I think it is time to admit that I don’t know as much as I should about gender identity. According to gender taxonomy and from what I have learned about gender identity, I am a cisgender, heterosexual female whose preferred gender pronouns are she and her.
However, just because I am a practicing Muslim woman who wears a hijab, does not mean that I align myself with heteronormative ideals and beliefs. I believe in being able to practice and define personal identity on an individualistic level manner as a human right and an obligement to personal freedom.
But with that being said, I should disclose that, before attending McMaster, I was unconsciously ignorant to gay pride and gender identity. The sexual taxonomy I knew was what I learned in my Grade 11 biology class, and it wasn’t until my second year at McMaster, when I entered an office of open-minded and gender-conscious individuals that I began to do my research.
After walking into the middle of a discussion on Judith Butler’s Gender Trouble and having no idea what anyone was talking about and feeling like I was a tourist in a foreign country, I felt the need to educate myself. I googled, I read, and I studied. But even then, as someone who came from a pretty binary-minded small town, I was still lost. I am now realizing that I can’t be the only one that is nervous about being in the midst of a discussion on gender identity.
Coming from an educational background that did not speak about topics of gender identity and sexuality, university was a whole new ground for me. People seemed far more educated on these topics than I am and amongst this huge congregation of identities, I found myself feeling like I was significantly less informed than those around me.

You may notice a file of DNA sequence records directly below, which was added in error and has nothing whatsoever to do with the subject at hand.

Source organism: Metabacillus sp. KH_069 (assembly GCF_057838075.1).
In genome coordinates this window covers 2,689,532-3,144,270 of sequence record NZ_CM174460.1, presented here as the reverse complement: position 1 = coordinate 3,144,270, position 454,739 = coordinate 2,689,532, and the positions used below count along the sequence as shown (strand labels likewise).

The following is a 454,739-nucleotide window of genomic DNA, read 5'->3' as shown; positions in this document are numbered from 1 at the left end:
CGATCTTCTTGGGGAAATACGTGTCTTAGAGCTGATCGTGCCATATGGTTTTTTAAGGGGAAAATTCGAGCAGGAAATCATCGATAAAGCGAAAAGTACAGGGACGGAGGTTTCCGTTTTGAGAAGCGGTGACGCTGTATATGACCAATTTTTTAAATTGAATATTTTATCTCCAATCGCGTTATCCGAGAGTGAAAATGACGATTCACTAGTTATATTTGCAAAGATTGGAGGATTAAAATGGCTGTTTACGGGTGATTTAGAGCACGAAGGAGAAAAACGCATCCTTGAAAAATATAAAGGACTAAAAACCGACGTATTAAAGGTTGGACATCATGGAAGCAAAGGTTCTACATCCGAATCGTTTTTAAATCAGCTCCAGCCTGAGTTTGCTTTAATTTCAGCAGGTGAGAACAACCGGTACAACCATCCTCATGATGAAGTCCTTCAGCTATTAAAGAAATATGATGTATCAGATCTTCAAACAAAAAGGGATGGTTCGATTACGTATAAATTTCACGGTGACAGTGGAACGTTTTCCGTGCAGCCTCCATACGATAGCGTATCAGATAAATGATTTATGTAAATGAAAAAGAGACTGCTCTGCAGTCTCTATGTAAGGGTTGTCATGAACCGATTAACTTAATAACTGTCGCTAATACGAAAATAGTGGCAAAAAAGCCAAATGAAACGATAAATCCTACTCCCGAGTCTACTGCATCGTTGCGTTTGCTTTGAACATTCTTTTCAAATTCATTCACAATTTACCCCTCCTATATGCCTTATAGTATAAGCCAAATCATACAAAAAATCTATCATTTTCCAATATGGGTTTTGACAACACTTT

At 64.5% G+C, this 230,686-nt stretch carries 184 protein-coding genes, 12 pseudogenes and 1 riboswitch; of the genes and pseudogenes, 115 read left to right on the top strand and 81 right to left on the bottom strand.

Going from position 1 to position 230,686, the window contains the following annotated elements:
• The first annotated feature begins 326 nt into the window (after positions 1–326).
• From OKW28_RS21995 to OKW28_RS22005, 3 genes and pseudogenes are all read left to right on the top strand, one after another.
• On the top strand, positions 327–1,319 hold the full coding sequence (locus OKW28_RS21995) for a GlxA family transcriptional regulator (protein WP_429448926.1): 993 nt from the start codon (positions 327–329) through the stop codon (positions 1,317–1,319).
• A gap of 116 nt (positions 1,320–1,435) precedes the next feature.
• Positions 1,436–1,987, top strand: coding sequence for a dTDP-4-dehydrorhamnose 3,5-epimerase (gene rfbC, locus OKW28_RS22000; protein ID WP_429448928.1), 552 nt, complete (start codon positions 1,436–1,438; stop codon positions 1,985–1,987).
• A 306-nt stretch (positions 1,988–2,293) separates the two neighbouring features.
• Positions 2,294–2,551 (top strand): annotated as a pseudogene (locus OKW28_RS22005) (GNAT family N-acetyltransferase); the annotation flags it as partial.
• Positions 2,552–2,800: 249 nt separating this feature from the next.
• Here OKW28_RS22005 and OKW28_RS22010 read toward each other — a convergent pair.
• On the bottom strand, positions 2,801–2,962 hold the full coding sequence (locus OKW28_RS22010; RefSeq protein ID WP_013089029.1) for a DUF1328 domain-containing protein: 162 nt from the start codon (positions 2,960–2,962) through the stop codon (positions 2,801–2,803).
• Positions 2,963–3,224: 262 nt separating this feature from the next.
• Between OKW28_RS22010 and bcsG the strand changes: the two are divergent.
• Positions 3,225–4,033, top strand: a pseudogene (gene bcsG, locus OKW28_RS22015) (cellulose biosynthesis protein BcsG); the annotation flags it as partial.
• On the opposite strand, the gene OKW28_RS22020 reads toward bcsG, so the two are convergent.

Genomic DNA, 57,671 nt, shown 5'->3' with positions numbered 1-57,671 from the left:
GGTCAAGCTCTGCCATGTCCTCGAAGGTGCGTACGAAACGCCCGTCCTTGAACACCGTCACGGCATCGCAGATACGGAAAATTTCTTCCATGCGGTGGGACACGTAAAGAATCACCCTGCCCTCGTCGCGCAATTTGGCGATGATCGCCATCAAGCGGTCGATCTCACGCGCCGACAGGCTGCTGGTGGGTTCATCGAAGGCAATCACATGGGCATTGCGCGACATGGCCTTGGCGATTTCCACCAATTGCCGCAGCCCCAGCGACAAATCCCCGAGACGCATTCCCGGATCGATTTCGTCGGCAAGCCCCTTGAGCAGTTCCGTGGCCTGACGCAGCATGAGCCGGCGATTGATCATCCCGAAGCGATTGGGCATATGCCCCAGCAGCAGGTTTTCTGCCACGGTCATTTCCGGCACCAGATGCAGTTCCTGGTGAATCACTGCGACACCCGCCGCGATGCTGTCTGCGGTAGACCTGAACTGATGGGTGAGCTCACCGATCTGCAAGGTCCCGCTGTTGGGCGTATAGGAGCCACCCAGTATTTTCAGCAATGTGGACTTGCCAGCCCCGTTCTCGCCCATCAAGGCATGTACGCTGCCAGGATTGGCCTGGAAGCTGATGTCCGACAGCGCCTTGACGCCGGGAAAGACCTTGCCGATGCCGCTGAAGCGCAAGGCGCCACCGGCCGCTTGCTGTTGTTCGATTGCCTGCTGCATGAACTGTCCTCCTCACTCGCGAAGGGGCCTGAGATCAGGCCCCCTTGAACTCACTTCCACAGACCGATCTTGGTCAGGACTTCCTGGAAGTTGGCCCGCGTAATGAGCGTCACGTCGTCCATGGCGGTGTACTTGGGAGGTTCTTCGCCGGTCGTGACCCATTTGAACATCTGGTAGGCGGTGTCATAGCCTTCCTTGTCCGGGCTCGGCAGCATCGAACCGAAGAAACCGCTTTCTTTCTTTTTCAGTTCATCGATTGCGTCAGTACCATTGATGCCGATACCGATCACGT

All it took for me was to put my fear aside, and, when appropriate, modestly ask those around me to help me learn how to define their identities and tell me how I can respect their gender identity.
I was lucky to be placed in the middle of a discussion about gender expression and surrounded by people who are from the LGBTQ community. If I hadn’t been, I may not have taken the initiative to do my research and inform myself on a topic I have never looked into about before.
Gender identity is one’s personal choice and experience of one’s own gender, and from what I have learned, it does not have to be binary. Yes, gender identity can correlate with an individual’s assigned sex at birth, but it can also differ completely from that based on one’s persona choice and experience. This is something I now understand, but admittedly, never did before.
Today, different societies have a different set of categories to define gender that can serve as the basis of the formation of a person’s social identity in relation to other members of society. Along with this definition, Google also taught me the meaning of terms like cisgender, transphobia, gender normative, queer, bisexual, cissexism, pansexual, gender fluidity and two-spirited. As you can tell by me needing to define the word queer, I really did not know much.
What I learned from my mission to understand gender identity was that experience is the best way to learn. All I took for me was to put my fear aside, and, when appropriate, modestly ask those around me to help me learn how to define their identities and tell me how I can respect their gender identity.
Though I am a cisgender, heterosexual female whose preferred gender pronouns are she and her, I am trying and I am learning.